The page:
Library - perfect site for community focus
PUBLISHED: 13:00 04 November 2011
A NEW For All Healthy Living Centre-style facility could be set up in Weston's historic library building if a group of councillors gets its way.
The library service is set to move into the new-style Town Hall next year, and its Boulevard home will be marketed in the near future.
Weston Central ward members want to see a facility like the Bournville estate’s flagship development set up there.
Councillor Clare Kingsbury-Bell said: “Our children’s centre is bursting at the seams and central ward suffers from a lack of open space for youngsters to play.
“There are plenty of issues that need tackling in the ward such as child poverty and obesity, but no natural hub to base projects that might help.
“We want to get multiple organisations around the table from charities, the health sector, council services and, of course, the community and see if we can work together to get something off the ground.”
Cllr John Crockford-Hawley has applied for the library building to be listed, which could pose problems for some potential developers.
Cllr Kingsbury-Bell and Cllr Mike Bell have met with North Somerset Council executive member for education Jeremy Blatchford, who they say was supportive of their ideas.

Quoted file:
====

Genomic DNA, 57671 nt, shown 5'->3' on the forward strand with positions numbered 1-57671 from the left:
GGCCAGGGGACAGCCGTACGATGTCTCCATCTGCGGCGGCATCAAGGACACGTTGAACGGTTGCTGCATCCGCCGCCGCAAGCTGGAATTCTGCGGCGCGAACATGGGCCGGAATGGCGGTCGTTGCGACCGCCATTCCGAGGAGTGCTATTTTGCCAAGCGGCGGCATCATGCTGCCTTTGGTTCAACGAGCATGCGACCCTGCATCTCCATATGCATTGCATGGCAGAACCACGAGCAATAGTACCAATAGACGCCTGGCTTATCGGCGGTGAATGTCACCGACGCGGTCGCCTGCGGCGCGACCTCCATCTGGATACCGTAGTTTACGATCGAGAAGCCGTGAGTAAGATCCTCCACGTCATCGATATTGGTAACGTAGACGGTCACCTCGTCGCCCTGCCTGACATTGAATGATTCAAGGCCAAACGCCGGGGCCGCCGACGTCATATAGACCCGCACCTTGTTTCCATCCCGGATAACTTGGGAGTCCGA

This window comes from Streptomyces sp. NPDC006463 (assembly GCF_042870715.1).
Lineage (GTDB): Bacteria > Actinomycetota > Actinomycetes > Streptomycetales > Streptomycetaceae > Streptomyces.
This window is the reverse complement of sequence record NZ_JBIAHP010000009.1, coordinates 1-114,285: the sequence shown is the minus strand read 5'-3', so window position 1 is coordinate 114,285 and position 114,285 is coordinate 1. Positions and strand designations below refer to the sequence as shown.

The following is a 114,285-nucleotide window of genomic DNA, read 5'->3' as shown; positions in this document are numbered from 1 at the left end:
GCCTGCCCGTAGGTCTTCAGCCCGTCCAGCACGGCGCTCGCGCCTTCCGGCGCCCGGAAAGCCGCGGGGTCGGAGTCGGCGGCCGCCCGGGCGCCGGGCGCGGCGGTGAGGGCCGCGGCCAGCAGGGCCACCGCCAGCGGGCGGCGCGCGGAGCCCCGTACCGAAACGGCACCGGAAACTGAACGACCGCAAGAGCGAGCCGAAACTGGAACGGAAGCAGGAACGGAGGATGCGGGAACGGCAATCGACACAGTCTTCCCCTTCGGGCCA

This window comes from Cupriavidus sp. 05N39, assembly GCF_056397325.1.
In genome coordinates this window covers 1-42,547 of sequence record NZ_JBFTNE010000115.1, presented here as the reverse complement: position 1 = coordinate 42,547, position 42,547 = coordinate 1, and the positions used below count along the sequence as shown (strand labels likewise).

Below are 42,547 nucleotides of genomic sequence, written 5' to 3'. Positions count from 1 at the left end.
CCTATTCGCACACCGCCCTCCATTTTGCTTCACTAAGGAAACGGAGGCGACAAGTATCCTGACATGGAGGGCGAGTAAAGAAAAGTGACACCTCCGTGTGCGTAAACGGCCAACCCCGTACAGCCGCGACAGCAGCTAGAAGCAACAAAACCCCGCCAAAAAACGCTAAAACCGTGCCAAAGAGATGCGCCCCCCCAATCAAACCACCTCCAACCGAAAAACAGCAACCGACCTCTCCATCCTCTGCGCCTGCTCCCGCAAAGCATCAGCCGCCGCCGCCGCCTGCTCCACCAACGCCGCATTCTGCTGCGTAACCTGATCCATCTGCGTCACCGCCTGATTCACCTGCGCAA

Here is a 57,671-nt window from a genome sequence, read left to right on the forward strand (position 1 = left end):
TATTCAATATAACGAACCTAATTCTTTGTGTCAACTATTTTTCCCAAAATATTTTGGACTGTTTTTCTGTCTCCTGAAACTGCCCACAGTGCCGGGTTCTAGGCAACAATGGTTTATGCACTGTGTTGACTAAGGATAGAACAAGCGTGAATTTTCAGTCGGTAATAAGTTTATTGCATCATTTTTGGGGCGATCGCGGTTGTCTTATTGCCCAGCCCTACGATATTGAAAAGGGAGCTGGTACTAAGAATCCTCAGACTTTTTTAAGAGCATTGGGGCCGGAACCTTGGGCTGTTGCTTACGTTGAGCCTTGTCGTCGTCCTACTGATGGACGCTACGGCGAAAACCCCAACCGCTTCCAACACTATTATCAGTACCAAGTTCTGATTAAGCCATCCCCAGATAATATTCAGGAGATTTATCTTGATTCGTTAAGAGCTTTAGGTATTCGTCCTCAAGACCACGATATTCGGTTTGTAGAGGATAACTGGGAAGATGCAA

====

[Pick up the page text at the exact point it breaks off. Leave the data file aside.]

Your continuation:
They say they also met two weeks ago with council leader Nigel Ashton and were pleased to see him voicing support in last week’s Mercury.
Cllr Kingsbury-Bell added: “We’re going to look at the For All Healthy Living Centre and how it was set up and became so successful and hopefully learn some lessons.
“We fundamentally think that losing the library building would be a loss to the community and it would be the perfect focal site for a facility aimed at meeting the needs of children, young people, parents, families and the older generation.
“Central ward has lost out time and time again for bigger community schemes like this and we hope now is the time to make something happen.
“We’re overtaking South Ward in deprivation indicators and without a centre the community can call its own it’s difficult to tackle some of these issues.”